One of the organisers of the Black Lives Matter movement in Scotland says the group needs to continue building momentum in order to see change in society.
Barrington Reeves got involved in the campaign earlier this year following the death of George Floyd in America and the global anti-racism protests that followed.
Tens of thousands of people around the world have since felt compelled to speak out about the racism they’ve experienced.
Barrington set up the Black Lives Matter protest in Glasgow in June and was overwhelmed by how many people came out in support of the movement – something he is eager to build on.
Speaking to STV News, he said: “It can’t just stop at a protest.
“I know for everyone that’s the fun, exciting bit, that’s the bit that everyone gets really fired up about, but those bits are just a moment.”
He added there needs to be “ongoing, continuous momentum that really helps people and does actually affect some change”.
Smaller events have continued throughout the summer and now the local chapters of the movement have been brought together into one group, as they work towards bringing change at a “systematic level”.
As part of this, a number of roles have been created to bring a more focused approach to what Black Lives Matter Scotland is trying to achieve.
Mr Reeves is now responsible for business and economic mobility.
He has set up the Black Scottish Business Fund to support entrepreneurs both financially and through mentoring.
He said: “It can be really daunting stepping into a world where people don’t look like you, people don’t talk like you, people have very strange expectations of you – they’ve already stereotyped you.
“Although it was initially set up just to give people some kind of cash injections and help them on their journey, it quite quickly turned into something much larger than that.”
Glasgow councillor Graham Campbell is involved in raising awareness about the history of racism.
He wants to see the city’s Gallery of Modern Art changed into a museum of black heritage. It was originally a tobacco and sugar merchant’s mansion, entirely funded by the proceeds of enslaved people working in these industries.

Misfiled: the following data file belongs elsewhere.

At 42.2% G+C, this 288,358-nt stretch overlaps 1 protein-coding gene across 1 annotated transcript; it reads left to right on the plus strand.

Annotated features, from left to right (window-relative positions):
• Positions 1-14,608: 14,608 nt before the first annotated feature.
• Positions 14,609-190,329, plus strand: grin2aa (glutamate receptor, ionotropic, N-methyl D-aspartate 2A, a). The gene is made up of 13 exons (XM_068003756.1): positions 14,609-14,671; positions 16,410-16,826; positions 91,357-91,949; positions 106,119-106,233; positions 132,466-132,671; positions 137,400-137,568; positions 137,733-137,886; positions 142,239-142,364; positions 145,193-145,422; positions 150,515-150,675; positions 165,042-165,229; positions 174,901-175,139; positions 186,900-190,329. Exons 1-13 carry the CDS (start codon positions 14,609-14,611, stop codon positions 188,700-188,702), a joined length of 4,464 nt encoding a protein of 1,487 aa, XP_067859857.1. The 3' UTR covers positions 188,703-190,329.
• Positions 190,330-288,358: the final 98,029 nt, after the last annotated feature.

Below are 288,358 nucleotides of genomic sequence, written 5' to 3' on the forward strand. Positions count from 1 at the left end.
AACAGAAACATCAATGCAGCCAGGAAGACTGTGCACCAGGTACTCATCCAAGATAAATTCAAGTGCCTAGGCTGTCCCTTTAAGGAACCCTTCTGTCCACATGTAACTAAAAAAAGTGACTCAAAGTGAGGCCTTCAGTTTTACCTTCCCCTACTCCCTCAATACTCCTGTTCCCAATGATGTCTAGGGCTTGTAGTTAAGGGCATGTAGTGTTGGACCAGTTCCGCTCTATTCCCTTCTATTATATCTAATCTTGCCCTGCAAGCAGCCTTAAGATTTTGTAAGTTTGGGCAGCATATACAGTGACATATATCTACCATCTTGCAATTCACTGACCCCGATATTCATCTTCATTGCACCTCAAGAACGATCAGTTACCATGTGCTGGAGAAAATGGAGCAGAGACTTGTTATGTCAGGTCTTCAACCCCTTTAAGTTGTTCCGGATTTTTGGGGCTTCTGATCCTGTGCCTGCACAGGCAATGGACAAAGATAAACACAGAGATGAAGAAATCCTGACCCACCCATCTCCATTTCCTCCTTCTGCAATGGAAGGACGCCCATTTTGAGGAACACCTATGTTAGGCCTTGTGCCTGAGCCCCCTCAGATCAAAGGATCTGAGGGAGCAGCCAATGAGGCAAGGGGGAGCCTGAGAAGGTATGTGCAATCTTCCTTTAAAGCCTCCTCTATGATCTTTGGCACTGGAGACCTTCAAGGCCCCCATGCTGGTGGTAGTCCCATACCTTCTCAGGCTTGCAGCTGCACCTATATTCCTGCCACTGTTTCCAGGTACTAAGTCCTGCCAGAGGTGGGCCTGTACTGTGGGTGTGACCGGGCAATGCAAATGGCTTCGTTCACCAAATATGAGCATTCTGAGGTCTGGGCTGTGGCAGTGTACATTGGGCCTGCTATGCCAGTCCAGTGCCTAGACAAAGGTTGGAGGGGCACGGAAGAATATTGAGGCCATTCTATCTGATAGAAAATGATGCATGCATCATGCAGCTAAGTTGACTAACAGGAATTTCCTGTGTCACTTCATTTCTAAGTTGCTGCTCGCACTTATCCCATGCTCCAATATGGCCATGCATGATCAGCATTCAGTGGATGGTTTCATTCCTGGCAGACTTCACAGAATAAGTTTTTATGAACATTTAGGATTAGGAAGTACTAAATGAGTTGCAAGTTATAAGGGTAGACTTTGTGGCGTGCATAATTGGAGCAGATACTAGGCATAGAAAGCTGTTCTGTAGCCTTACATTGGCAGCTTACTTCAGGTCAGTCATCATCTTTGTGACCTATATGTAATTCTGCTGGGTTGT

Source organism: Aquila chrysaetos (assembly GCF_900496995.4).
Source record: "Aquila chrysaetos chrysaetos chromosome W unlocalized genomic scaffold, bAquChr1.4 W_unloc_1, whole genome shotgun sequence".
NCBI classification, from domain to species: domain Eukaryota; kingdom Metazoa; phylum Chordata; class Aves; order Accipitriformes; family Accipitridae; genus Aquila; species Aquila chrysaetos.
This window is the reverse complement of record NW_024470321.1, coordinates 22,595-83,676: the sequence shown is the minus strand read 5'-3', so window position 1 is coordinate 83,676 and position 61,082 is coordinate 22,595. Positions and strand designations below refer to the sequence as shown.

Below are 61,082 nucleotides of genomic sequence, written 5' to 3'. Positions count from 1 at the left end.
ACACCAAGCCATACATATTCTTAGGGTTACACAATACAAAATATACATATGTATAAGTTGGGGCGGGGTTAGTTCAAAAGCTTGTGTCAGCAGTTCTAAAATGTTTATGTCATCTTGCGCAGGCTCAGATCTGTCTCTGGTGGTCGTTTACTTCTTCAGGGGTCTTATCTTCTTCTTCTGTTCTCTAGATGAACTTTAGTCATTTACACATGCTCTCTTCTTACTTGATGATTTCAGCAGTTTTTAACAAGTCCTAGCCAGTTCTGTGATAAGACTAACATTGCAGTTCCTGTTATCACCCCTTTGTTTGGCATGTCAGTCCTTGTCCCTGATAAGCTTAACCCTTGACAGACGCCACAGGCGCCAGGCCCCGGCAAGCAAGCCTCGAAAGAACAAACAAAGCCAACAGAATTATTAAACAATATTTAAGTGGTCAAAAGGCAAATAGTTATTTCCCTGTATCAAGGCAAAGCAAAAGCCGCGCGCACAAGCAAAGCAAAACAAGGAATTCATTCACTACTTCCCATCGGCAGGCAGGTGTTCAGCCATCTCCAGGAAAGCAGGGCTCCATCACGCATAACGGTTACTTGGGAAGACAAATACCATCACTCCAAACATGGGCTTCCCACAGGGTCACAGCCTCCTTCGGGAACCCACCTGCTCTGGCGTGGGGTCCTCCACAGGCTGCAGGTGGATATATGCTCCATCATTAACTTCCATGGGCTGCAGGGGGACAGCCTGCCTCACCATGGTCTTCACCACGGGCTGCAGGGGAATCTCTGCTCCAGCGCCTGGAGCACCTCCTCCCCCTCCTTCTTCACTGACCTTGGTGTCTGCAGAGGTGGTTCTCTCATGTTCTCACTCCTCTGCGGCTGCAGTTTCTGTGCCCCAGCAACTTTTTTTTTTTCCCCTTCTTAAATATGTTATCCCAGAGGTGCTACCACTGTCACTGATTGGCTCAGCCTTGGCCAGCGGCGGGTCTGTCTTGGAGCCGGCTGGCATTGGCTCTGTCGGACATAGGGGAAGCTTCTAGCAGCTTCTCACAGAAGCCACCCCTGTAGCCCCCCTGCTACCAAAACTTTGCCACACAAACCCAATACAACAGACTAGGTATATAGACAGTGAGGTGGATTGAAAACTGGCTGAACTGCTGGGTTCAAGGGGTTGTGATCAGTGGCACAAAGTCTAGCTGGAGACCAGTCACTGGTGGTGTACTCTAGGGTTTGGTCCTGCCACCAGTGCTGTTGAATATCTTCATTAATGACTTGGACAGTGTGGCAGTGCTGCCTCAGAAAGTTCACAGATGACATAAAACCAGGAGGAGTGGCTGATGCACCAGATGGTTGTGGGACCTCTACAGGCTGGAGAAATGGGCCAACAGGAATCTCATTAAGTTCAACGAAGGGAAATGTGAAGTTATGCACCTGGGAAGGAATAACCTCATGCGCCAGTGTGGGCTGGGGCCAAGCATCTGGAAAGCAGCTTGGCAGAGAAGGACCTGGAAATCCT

Councillor Campbell said: “We have to look at African culture generally and why anti-black racism or Afrophobia is so strongly engrained in western European people’s thinking and that has to be addressed.
“You know you can’t talk about the racism of today without talking about where that racism came from yesterday.”
Tobe Amamize has just left school and has started a petition to make it compulsory for Black History to be part of the curriculum.
During her education she felt she was being taught a “whitewash version of history”.
She said: “I remember learning about Britain’s part in the abolition of the slave trade but what I wasn’t taught was that Britain also compensated the slave trade owners to the tune of like £20m.”
She added: “We need to start understanding that racism thrives on ignorance and the only way to fight ignorance is through education, and I think society as a whole maybe still thinks that racism is just like a bunch of individual prejudices when really it’s more than that.
“Racism is a system, it’s not just a bunch of isolated random attacks because racism doesn’t happen in a vacuum – it is a deep-rooted social construct.”